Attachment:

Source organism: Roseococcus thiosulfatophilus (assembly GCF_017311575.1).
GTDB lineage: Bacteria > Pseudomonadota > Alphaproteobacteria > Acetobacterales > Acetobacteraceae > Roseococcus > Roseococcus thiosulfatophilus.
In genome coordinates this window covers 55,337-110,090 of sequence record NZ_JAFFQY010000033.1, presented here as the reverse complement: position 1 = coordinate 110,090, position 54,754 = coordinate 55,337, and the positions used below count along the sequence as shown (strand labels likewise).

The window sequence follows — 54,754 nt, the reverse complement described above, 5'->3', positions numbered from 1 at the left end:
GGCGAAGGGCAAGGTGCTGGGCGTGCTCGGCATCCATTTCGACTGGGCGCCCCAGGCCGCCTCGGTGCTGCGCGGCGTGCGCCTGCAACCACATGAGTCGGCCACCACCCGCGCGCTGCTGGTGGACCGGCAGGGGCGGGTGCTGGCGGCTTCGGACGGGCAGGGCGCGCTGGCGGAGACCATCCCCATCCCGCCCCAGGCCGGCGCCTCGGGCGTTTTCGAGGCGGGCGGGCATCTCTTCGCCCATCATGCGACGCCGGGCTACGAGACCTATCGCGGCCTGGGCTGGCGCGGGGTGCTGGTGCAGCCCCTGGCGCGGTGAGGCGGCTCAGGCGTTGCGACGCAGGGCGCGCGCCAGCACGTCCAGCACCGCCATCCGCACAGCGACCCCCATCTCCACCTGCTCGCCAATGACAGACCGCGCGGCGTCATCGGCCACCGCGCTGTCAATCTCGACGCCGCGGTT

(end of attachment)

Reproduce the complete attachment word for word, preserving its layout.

Source organism: Roseococcus thiosulfatophilus (assembly GCF_017311575.1).
GTDB lineage: Bacteria > Pseudomonadota > Alphaproteobacteria > Acetobacterales > Acetobacteraceae > Roseococcus > Roseococcus thiosulfatophilus.
In genome coordinates this window covers 55,337-110,090 of sequence record NZ_JAFFQY010000033.1, presented here as the reverse complement: position 1 = coordinate 110,090, position 54,754 = coordinate 55,337, and the positions used below count along the sequence as shown (strand labels likewise).

The window sequence follows — 54,754 nt, the reverse complement described above, 5'->3', positions numbered from 1 at the left end:
GGCGAAGGGCAAGGTGCTGGGCGTGCTCGGCATCCATTTCGACTGGGCGCCCCAGGCCGCCTCGGTGCTGCGCGGCGTGCGCCTGCAACCACATGAGTCGGCCACCACCCGCGCGCTGCTGGTGGACCGGCAGGGGCGGGTGCTGGCGGCTTCGGACGGGCAGGGCGCGCTGGCGGAGACCATCCCCATCCCGCCCCAGGCCGGCGCCTCGGGCGTTTTCGAGGCGGGCGGGCATCTCTTCGCCCATCATGCGACGCCGGGCTACGAGACCTATCGCGGCCTGGGCTGGCGCGGGGTGCTGGTGCAGCCCCTGGCGCGGTGAGGCGGCTCAGGCGTTGCGACGCAGGGCGCGCGCCAGCACGTCCAGCACCGCCATCCGCACAGCGACCCCCATCTCCACCTGCTCGCCAATGACAGACCGCGCGGCGTCATCGGCCACCGCGCTGTCAATCTCGACGCCGCGGTT